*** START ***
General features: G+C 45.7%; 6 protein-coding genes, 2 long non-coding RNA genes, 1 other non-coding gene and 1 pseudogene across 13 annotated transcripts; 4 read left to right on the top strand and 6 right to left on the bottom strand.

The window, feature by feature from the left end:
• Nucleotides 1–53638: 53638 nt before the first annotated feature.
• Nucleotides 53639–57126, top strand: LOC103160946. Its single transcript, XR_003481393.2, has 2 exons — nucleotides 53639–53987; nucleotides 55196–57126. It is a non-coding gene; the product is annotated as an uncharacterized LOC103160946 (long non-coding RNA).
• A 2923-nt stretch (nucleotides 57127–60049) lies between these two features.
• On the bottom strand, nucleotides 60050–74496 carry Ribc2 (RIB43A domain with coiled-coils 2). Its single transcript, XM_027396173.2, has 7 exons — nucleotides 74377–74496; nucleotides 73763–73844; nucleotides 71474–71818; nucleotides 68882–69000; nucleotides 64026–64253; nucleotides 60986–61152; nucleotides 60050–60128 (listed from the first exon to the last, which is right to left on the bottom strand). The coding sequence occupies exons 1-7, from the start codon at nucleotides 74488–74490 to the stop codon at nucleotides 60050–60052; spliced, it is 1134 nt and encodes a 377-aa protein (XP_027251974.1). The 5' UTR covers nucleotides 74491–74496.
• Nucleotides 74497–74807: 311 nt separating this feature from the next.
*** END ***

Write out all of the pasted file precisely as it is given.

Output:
General features: G+C 45.7%; 6 protein-coding genes, 2 long non-coding RNA genes, 1 other non-coding gene and 1 pseudogene across 13 annotated transcripts; 4 read left to right on the top strand and 6 right to left on the bottom strand.

The window, feature by feature from the left end:
• Nucleotides 1–53638: 53638 nt before the first annotated feature.
• Nucleotides 53639–57126, top strand: LOC103160946. Its single transcript, XR_003481393.2, has 2 exons — nucleotides 53639–53987; nucleotides 55196–57126. It is a non-coding gene; the product is annotated as an uncharacterized LOC103160946 (long non-coding RNA).
• A 2923-nt stretch (nucleotides 57127–60049) lies between these two features.
• On the bottom strand, nucleotides 60050–74496 carry Ribc2 (RIB43A domain with coiled-coils 2). Its single transcript, XM_027396173.2, has 7 exons — nucleotides 74377–74496; nucleotides 73763–73844; nucleotides 71474–71818; nucleotides 68882–69000; nucleotides 64026–64253; nucleotides 60986–61152; nucleotides 60050–60128 (listed from the first exon to the last, which is right to left on the bottom strand). The coding sequence occupies exons 1-7, from the start codon at nucleotides 74488–74490 to the stop codon at nucleotides 60050–60052; spliced, it is 1134 nt and encodes a 377-aa protein (XP_027251974.1). The 5' UTR covers nucleotides 74491–74496.
• Nucleotides 74497–74807: 311 nt separating this feature from the next.